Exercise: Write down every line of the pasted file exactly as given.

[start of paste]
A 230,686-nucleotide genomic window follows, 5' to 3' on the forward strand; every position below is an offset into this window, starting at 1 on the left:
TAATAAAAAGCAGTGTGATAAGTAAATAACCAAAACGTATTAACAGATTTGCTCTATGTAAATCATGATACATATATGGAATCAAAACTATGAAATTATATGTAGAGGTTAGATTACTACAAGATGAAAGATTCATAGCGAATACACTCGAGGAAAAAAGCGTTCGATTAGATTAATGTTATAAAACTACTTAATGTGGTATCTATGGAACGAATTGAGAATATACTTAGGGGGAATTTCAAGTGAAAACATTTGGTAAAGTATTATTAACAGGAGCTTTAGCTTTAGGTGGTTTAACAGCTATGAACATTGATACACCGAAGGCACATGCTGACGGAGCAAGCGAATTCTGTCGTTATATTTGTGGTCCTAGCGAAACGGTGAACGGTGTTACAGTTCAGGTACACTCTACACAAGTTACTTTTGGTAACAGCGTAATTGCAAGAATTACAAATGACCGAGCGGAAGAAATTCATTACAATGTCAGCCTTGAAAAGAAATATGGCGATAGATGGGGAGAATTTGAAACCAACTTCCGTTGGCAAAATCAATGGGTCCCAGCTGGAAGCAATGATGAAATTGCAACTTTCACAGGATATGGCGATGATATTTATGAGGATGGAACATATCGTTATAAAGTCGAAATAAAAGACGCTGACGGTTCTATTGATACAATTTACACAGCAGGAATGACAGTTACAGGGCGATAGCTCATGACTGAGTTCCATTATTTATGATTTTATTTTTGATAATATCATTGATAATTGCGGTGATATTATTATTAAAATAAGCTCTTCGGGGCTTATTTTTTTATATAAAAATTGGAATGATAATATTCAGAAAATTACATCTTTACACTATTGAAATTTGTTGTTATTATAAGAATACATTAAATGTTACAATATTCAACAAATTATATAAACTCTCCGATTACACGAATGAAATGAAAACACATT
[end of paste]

A 230,686-nucleotide genomic window follows, 5' to 3' on the forward strand; every position below is an offset into this window, starting at 1 on the left:
TAATAAAAAGCAGTGTGATAAGTAAATAACCAAAACGTATTAACAGATTTGCTCTATGTAAATCATGATACATATATGGAATCAAAACTATGAAATTATATGTAGAGGTTAGATTACTACAAGATGAAAGATTCATAGCGAATACACTCGAGGAAAAAAGCGTTCGATTAGATTAATGTTATAAAACTACTTAATGTGGTATCTATGGAACGAATTGAGAATATACTTAGGGGGAATTTCAAGTGAAAACATTTGGTAAAGTATTATTAACAGGAGCTTTAGCTTTAGGTGGTTTAACAGCTATGAACATTGATACACCGAAGGCACATGCTGACGGAGCAAGCGAATTCTGTCGTTATATTTGTGGTCCTAGCGAAACGGTGAACGGTGTTACAGTTCAGGTACACTCTACACAAGTTACTTTTGGTAACAGCGTAATTGCAAGAATTACAAATGACCGAGCGGAAGAAATTCATTACAATGTCAGCCTTGAAAAGAAATATGGCGATAGATGGGGAGAATTTGAAACCAACTTCCGTTGGCAAAATCAATGGGTCCCAGCTGGAAGCAATGATGAAATTGCAACTTTCACAGGATATGGCGATGATATTTATGAGGATGGAACATATCGTTATAAAGTCGAAATAAAAGACGCTGACGGTTCTATTGATACAATTTACACAGCAGGAATGACAGTTACAGGGCGATAGCTCATGACTGAGTTCCATTATTTATGATTTTATTTTTGATAATATCATTGATAATTGCGGTGATATTATTATTAAAATAAGCTCTTCGGGGCTTATTTTTTTATATAAAAATTGGAATGATAATATTCAGAAAATTACATCTTTACACTATTGAAATTTGTTGTTATTATAAGAATACATTAAATGTTACAATATTCAACAAATTATATAAACTCTCCGATTACACGAATGAAATGAAAACACATT